Tag Archives: equivocation

The Top 10 Logical Fallicies You’re Sure to See Today

If you’re like me, (I know you’re not, but humor me), life is just one big mish-mash of ethanol-fueled what-the-what. Effects have no cause, correlation and causation are the same damned thing, and  a paradox is something that Noah brought onto the Ark. Eminent scholars (read: people on the internet) disagree with this view, however, maintaining that human reason is constrained by the laws of logic. Since they are likely much sobererer than I am, I concede the point and present the following list of logical cock-ups.

10. Argument From Ignorance

Homespun wisdom is, more often than not, bullshit.

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Examples:

“You can’t prove that aliens DIDN’T build the pyramids.”

“If cold fusion were really possible, scientists would have done it by now. ”

“Ok, so you saw someone else’s lipstick on my dick. So what? How do you know you I didn’t put it there myself? ”

Why it’s wrong:

Arguments from Ignorance occur when we use a lack of evidence against a claim as evidence for the claim, or vice versa. Unfortunately, logical arguments aren’t like gambling. In roulette, a bet on red is the same as a bet against black (barring house wins). The same isn’t true in logic. Logical arguments have to stand on their own merits, not the merits of any other claim, including their counter-arguments. To complicate things even further, the same thing is true in reverse. It’s usually reasonable to withhold belief in a claim until evidence arises to prove it, but a lack of evidence for a claim doesn’t actually prove it to be untrue. Just like the fact that I’ve never slept with your sister doesn’t mean I’m incapable of ever doing it. This caveat is summed up by the maxim, “Absence of evidence is not evidence of absence,” which is the kind of thing that sounds really deep when you’re high.

9. Correlation vs. Causation

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Examples:

“Autistic children typically start displaying symptoms within a few months of receiving their 12-month vaccinations. This is proof that vaccines cause autism.”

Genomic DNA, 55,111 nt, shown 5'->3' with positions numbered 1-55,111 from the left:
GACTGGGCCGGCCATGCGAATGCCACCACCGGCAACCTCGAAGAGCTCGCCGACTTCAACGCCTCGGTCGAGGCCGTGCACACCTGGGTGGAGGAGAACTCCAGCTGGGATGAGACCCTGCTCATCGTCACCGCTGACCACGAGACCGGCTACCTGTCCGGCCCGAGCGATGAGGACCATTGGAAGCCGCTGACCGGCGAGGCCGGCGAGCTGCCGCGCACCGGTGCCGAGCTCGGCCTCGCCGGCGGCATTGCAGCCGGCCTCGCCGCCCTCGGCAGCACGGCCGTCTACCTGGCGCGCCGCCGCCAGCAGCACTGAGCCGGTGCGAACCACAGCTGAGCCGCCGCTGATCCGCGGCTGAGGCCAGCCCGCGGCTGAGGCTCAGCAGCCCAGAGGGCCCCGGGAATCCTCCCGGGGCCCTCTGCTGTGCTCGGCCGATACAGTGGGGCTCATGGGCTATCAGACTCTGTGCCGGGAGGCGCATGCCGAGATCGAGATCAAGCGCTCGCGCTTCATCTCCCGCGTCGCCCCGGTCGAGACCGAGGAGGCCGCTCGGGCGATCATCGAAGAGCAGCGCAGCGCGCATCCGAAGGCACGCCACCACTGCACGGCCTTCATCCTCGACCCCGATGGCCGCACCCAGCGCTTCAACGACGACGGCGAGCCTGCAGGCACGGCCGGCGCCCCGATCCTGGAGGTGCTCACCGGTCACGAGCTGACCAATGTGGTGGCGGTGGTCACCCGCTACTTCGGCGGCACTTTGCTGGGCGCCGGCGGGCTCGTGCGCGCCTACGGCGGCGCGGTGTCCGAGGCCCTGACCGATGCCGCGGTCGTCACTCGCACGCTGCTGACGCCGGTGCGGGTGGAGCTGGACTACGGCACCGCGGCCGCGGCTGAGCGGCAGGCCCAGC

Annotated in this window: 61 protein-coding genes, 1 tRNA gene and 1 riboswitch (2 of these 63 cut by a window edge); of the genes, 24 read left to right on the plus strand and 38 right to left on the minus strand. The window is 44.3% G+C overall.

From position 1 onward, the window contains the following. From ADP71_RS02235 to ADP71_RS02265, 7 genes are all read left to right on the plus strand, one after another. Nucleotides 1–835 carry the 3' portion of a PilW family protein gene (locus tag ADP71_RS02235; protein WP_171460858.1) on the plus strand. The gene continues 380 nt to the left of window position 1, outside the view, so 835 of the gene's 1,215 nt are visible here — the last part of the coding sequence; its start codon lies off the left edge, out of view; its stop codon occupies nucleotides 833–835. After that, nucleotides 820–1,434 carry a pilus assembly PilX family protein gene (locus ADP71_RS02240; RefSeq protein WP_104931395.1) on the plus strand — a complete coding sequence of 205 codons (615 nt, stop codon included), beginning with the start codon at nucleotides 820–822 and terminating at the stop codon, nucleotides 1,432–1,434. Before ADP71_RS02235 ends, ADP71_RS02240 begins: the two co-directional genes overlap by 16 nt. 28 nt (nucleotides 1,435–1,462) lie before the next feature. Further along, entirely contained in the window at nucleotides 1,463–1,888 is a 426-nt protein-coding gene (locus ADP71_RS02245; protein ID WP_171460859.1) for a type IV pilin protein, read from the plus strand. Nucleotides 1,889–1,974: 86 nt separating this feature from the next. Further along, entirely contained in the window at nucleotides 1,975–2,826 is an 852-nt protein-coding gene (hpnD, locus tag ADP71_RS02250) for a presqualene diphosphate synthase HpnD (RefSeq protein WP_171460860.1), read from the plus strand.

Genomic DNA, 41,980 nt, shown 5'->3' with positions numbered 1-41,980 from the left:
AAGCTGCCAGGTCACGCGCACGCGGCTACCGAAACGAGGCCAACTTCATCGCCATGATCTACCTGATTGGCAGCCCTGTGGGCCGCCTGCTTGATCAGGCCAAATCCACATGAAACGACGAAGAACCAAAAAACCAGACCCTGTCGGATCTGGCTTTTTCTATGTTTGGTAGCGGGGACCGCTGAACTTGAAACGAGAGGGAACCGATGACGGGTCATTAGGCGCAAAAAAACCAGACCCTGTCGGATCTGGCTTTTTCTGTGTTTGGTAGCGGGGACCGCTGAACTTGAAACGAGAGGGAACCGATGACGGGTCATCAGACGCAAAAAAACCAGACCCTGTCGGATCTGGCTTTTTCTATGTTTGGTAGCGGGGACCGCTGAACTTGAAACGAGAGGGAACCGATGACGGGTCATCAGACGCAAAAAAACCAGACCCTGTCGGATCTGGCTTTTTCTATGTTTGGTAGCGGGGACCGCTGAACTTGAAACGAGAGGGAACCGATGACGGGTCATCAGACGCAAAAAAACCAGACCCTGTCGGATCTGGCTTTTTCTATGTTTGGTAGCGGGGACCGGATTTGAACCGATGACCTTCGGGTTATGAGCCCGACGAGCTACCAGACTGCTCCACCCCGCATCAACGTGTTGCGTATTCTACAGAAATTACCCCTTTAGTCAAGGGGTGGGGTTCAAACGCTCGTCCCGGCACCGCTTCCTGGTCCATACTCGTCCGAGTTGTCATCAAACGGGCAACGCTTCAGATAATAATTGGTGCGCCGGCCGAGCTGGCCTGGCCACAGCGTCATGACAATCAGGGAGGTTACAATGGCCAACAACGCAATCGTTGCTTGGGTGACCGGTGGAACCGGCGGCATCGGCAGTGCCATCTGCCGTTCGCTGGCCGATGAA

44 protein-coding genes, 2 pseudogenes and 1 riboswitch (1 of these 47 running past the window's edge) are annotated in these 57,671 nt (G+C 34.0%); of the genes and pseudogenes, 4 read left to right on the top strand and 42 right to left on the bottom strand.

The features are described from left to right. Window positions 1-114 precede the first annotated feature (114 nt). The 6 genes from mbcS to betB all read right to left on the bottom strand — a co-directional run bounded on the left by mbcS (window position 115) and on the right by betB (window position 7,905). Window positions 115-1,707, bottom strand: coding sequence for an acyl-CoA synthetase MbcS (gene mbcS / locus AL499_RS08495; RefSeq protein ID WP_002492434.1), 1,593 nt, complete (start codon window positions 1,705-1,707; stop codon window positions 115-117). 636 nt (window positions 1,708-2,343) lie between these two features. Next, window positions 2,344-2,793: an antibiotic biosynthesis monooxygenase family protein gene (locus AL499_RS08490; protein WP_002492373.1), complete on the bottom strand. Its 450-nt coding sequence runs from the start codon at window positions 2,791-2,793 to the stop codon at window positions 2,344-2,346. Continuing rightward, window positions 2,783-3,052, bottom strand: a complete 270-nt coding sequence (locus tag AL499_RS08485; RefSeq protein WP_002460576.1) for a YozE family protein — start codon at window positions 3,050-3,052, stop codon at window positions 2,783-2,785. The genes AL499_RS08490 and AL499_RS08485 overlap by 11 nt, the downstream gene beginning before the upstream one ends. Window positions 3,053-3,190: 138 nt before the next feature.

“Studies have shown that teenagers who display violent behavior are more likely to play violent video games. Obviously, the games are causing the behavior.”

“Nearly all murders are committed by people wearing pants. If we really want to crack down on crime, we should all get naked from the waist down.”

Why it’s wrong

Correlation vs. Causation is actually a whole group of fallacies that I’m far too lazy to name one by one. They all involve an assumption that two related things (your brother and you) must be have related causes (your dad and the mailman, respectively). These assumptions generally fall into one of two categories: 1) assuming that two related things have the same cause and 2) assuming that if two things are related, one must have caused the other.

Also, blue eyes are of the devil.

The first category is exemplified by the Blue-eyed Chopstick Gene. (Stick with me. I’m going somewhere with this.) Imagine that a group of scientists with a massive endowment (dick joke goes here) tested every single person on Earth to see how well they use chopsticks.  In their studies, they find that people with brown eyes, as a group, are several times more likely to be proficient with chopsticks than people with blue eyes. We all know that eye color is genetic. Based on the study, should we conclude that the gene that encodes for blue eyes also makes people bad with chopsticks? (Answer: no. That’s stupid.) Obviously blue-eyed people are less proficient with chopsticks because blue eyes are only common in parts of the world that traditionally don’t use them.